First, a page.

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LeRoy Carhart poses for a portrait at last month's Sundance Film Festival.
Associated Press/Photo by Victoria Will (Invision)
LeRoy Carhart poses for a portrait at last month's Sundance Film Festival.

Cause of death

Abortion | Maryland officials say a 29-year-old woman died of massive bleeding following a late-term abortion performed by LeRoy Carhart

The Maryland medical examiners’ office has released the cause of death for 29-year-old Jennifer McKenna Morbelli, who died Feb. 7 after undergoing a late-term abortion in Maryland. The official findings, based on autopsy results, are consistent with earlier, anonymous reports that the woman died of massive internal bleeding.

The examiners’ office found Morbelli suffered from an “amniotic fluid embolism following a medical termination of pregnancy”—a life-threatening condition where amniotic fluid or other material from the baby, such as cells or hair, enters the mother’s bloodstream and causes a severe allergic reaction.

That, in turn, led to a “disseminated intravascular coagulation,” where blood stops clotting properly and causes widespread bleeding, often internal.

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Morbelli’s death certificate listed her death as “natural,” although that doesn’t exclude the possibility of medical malpractice, according to Operation Rescue, which first reported the woman’s death.

Eyewitnesses say Morbelli, who was 33 weeks pregnant, entered the Germantown Reproductive Health Center in Germantown, Md., each day from the Sunday to Wednesday before her death on Thursday morning. They say LeRoy Carhart, a former associate of deceased abortionist George Tiller, performed Morbelli’s abortion. Carhart was also featured in the pro-abortion documentary After Tiller, which premiered last month at the Sundance Film Festival.

It’s unclear at this point whether Carhart physically botched the abortion procedure—such as by perforating the woman’s uterus. A spokesman for the Maryland medical examiners’ office, Bruce Goldfarb, told me, “It’s not accurate to say the amniotic fluid perforated the uterus.” Amniotic fluid embolisms are rare, and their cause is poorly understood among doctors.

Goldfarb added that “fetal abnormalities” were responsible for the amniotic fluid embolism. A full autopsy report won’t be available for another month or two, he said. Dr. Carol Allan, who performed the autopsy, declined to comment on the case.

Citing anonymous sources and an obituary posted online, pro-life blogger Jill Stanek wrote earlier this month that Morbelli had planned to keep her unborn baby. She had named the baby girl Madison Leigh and registered her at AmazingRegistry.com. But late in January she learned the baby had fetal anomalies. The news prompted her to travel from her home in New Rochelle, N.Y., to Carhart’s abortion center in Maryland.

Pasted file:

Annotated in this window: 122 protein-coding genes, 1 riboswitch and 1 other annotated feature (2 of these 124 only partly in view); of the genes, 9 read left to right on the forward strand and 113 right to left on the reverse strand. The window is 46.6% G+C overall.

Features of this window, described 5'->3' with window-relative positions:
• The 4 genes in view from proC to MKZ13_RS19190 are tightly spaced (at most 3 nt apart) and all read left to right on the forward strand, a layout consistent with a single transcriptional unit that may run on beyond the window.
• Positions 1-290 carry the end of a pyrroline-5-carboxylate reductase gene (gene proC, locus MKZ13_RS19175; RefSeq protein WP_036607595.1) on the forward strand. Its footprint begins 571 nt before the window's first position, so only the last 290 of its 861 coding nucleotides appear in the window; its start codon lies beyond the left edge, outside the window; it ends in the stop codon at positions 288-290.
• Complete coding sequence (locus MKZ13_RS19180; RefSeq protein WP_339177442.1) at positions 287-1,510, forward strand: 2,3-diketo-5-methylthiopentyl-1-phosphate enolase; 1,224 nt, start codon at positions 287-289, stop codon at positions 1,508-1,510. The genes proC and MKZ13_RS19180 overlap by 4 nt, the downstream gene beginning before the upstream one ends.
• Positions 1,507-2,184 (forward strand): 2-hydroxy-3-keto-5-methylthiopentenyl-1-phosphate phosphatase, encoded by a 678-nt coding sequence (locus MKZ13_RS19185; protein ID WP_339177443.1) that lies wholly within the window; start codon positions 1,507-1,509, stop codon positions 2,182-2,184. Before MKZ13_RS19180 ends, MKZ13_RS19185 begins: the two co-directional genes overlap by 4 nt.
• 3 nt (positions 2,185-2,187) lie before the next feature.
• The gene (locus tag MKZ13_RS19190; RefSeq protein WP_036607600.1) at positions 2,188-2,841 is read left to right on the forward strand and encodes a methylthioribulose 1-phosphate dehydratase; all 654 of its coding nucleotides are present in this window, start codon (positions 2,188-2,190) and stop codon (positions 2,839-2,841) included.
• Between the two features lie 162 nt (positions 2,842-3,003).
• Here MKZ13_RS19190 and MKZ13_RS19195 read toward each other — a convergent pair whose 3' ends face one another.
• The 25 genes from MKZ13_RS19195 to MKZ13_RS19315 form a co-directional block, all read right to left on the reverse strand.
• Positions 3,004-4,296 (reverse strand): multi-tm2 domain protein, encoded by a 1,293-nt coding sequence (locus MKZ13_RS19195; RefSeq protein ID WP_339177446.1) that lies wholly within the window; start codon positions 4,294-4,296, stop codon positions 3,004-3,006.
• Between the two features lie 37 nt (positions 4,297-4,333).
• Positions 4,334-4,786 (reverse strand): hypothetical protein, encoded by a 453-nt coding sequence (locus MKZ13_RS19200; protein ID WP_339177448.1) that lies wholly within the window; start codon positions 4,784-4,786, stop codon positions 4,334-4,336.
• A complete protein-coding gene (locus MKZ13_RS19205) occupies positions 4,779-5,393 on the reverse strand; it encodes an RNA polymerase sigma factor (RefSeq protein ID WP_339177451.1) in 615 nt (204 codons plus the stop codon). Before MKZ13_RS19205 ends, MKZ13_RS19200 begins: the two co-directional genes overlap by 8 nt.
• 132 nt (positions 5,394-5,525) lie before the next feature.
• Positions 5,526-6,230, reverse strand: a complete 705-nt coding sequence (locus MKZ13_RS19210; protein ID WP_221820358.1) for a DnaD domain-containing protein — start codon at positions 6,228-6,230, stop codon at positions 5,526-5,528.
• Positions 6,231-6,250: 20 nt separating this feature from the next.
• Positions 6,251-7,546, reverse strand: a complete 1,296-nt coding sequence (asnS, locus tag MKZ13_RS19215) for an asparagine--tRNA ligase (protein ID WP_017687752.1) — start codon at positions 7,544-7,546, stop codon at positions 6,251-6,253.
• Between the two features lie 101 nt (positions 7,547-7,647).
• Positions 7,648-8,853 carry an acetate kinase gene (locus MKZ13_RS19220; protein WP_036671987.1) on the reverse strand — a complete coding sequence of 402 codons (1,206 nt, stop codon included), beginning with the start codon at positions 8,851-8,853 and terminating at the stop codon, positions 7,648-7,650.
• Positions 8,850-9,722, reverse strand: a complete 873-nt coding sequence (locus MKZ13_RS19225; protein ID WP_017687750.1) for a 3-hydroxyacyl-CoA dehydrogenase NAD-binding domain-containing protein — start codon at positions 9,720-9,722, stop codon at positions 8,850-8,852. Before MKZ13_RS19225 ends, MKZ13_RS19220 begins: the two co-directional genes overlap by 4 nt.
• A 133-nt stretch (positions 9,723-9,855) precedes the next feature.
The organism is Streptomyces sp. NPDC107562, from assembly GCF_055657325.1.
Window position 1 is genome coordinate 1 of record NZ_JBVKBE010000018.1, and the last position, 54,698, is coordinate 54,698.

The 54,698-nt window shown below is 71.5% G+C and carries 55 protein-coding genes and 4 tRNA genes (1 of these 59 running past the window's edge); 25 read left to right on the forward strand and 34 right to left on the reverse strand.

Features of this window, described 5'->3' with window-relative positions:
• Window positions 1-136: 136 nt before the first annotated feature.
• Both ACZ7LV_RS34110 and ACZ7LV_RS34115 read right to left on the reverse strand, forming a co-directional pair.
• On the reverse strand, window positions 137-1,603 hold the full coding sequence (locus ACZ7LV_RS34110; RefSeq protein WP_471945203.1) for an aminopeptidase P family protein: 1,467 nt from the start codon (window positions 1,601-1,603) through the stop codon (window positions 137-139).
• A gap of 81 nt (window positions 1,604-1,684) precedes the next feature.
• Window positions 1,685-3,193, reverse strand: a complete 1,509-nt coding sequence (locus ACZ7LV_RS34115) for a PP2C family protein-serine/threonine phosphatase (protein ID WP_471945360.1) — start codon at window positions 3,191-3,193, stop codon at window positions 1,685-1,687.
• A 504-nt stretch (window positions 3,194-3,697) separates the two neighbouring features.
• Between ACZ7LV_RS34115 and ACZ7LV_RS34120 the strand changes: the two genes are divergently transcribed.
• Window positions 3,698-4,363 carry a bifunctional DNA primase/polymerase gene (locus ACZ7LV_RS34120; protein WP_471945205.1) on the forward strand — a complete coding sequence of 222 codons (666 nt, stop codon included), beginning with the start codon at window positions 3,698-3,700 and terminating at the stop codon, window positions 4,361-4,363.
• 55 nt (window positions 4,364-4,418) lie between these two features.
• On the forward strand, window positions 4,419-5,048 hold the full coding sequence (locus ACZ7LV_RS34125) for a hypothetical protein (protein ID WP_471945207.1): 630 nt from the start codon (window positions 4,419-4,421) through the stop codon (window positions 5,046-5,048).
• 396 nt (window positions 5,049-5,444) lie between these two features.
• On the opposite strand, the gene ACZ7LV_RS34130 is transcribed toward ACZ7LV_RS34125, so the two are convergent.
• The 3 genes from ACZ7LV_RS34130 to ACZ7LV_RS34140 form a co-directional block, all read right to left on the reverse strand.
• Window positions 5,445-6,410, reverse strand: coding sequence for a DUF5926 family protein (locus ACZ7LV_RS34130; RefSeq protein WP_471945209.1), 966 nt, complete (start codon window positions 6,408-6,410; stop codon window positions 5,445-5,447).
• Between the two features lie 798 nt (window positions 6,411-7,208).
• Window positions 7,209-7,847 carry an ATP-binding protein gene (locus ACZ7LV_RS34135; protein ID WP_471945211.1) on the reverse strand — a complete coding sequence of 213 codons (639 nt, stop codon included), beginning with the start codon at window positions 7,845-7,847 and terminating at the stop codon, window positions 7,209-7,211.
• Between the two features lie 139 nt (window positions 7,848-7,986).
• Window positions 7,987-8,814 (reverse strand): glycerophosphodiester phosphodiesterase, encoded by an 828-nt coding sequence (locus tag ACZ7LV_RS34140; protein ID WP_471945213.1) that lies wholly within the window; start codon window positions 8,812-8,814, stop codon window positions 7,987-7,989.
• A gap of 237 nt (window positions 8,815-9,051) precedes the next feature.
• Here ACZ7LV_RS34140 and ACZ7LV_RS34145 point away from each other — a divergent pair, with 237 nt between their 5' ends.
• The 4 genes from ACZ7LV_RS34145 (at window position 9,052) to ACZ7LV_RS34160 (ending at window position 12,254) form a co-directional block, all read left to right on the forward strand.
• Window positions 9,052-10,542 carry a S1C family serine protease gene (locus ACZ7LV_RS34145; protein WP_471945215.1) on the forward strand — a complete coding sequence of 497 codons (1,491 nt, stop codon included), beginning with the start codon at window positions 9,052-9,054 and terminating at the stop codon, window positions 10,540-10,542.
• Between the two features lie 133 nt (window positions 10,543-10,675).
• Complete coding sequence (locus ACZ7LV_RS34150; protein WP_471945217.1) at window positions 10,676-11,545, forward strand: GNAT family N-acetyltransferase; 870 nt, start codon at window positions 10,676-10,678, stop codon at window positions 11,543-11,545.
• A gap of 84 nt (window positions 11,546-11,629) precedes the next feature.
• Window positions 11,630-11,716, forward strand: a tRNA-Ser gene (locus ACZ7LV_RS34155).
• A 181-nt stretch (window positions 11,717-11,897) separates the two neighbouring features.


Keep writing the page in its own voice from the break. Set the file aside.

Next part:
Morbelli was a kindergarten schoolteacher and left behind her husband, T.J., whom she married in 2009. On Feb. 13, Ash Wednesday, her family held a Roman Catholic funeral service commemorating both Jennifer and Madison Morbelli. Martin Biglin, the pastor presiding over the service, told mourners Ash Wednesday was “a reminder that we are frail and weak at times, that at times we need the Savior Jesus not only for the forgiveness of our sins but to help us, to strengthen us to continue to live on in this life.”

Under state law, abortion in Maryland is illegal once the unborn baby is viable—that is, once it can survive outside the womb with medical assistance. But the state makes an exception when the baby has an abnormality, or when the mother’s life or health (including mental health) is at risk. Abortionists like Carhart regularly exploit that flexible loophole in order to keep up their late-term abortion business in the state.

Following the abortion procedure, a four-day process beginning with a lethal drug injection and ending with the delivery of the dead baby, Morbelli died at Shady Grove Adventist Hospital in Rockville, Md.

Operation Rescue has filed a complaint with the Maryland Board of Physicians calling for Carhart’s medical license to be suspended. The group says he was negligent for failing to diagnose Morbelli’s condition and for leaving the state only hours before she was admitted to the hospital. Morbelli’s family and hospital staff tried to contact Carhart while the woman suffered but were unable to, according to the group. Police in Maryland are investigating the case and await the autopsy report.

Carhart was also associated with a 2005 death in Wichita, Kan. A 19-year-old girl with Down syndrome, Christin Gilbert, died after undergoing a third-trimester abortion performed by Carhart at a Kansas facility where he worked at the time.

Daniel James Devine
Daniel James Devine

Daniel is a reporter for WORLD who covers science, technology, and other topics in the Midwest from his home base in Indiana. Follow Daniel on Twitter @DanJamDevine.

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